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HomeLatest NewsWorldWhat Does Immigration along the Southern Border Mean Under Title 42?

What Does Immigration along the Southern Border Mean Under Title 42?

Trump team used Title 42 to override asylum laws for illegal entries.

On Sunday, President Joe Biden made his first trip to the border as president, amid debate and criticism over the administration’s decision to devote resources to the southern border and pledged to halt the Title 42 immigration programme.

Nevertheless, just days later, he unveiled a new, restricted policy that would essentially expand the programme.

Theresa Cardinal Brown from the Bipartisan Policy Centre spoke with Nicole Ellis of the PBS NewsHour and argued that holding migrants in government facilities would increase the risk to the public’s health.

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At the beginning of the COVID epidemic in 2020, the Centres for Disease Control and Prevention (CDC) invoked Title 42, giving border patrol agents the ability to deport migrants to their country of origin or the one they had most recently been in, which was frequently Mexico.

More than 2 million migrants have expulsed by U.S. Customs and Border Protection under Title 42 along the southern border since 2020.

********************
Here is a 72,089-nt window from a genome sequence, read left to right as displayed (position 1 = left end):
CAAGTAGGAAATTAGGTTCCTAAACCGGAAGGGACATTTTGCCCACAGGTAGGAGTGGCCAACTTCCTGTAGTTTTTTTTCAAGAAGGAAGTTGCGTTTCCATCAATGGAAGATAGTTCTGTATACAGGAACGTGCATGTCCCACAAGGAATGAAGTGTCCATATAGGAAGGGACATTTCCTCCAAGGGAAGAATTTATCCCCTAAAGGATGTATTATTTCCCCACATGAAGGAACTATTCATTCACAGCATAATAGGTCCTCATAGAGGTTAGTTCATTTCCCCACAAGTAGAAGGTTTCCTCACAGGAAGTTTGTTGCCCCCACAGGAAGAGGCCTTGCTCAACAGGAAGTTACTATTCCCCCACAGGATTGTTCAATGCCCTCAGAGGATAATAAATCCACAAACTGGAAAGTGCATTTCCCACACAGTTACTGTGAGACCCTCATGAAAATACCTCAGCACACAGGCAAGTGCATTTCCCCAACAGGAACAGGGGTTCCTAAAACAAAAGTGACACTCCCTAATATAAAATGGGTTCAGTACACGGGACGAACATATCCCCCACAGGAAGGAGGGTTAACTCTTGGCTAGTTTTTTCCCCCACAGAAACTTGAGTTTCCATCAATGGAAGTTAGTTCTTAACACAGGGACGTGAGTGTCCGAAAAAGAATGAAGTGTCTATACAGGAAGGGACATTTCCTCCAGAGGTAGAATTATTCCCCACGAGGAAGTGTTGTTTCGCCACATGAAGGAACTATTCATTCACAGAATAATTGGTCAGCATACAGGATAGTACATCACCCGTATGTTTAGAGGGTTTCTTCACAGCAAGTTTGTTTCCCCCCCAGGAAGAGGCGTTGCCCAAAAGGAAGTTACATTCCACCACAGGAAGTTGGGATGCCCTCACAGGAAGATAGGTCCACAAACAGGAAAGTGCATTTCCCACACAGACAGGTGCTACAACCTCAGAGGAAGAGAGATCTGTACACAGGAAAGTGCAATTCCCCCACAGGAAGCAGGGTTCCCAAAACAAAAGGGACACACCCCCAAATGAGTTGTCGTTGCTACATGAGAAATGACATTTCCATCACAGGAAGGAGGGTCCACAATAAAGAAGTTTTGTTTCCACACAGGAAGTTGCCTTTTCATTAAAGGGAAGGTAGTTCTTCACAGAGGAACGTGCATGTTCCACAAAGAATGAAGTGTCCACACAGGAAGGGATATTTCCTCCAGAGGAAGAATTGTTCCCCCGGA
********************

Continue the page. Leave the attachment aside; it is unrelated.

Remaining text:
Recidivism, or persons trying to cross the border illegally but  caught and sent back before trying again, is partly to blame for this. Recidivism rates, according to Cardinal Brown, are at their highest levels in “many, many decades.”

Title 42 was one of the causes of the repeated attempts, which raised the number of persons.

In many cases, migrants had not deterred from trying to cross or recross the U.S.-Mexico border by bypassing the asylum process and sending them back to Mexico without due process as soon as they arrived in the country, in part because “it pushed people out of the country without any consequence to future immigration applications.”

A large number of refugees crossing the southern border “hope for help and protection.” Legally speaking, they might not be eligible for asylum, but we can’t just rely on punitive and deterrent measures to lessen that level of desperation, she continued.

The enormous volume of people crossing the southern border has also had an impact on how border agents perform their duties and caused local communities and advocates to draw attention to the lack of resources there.

Cardinal Brown said that border agents want to see

Cardinal Brown said that border agents want to see “a policy from Washington that they believe will really address the work that they believe they have challenged to do, which is basically taking people who are seeking asylum and having to care for them, take them in, deal with humanitarian issues and families and children in facilities that haven’t structured for that.”

Despite their best efforts, local leaders and advocates on the ground are ultimately “hoping the federal government will kind of reimburse them some of those moneys and say, hey, this is a federal problem, but these localities have had to deal with it and the federal government needs to come in and help us manage this,” Cardinal Brown explained.

Initial efforts by the Biden administration to stop using Title 42 at the border in 2022 failed after a number of states filed a lawsuit and took their case to the Supreme Court. The government must continue to enforce Title 42 in the interim, despite the high court’s agreement to consider the case.

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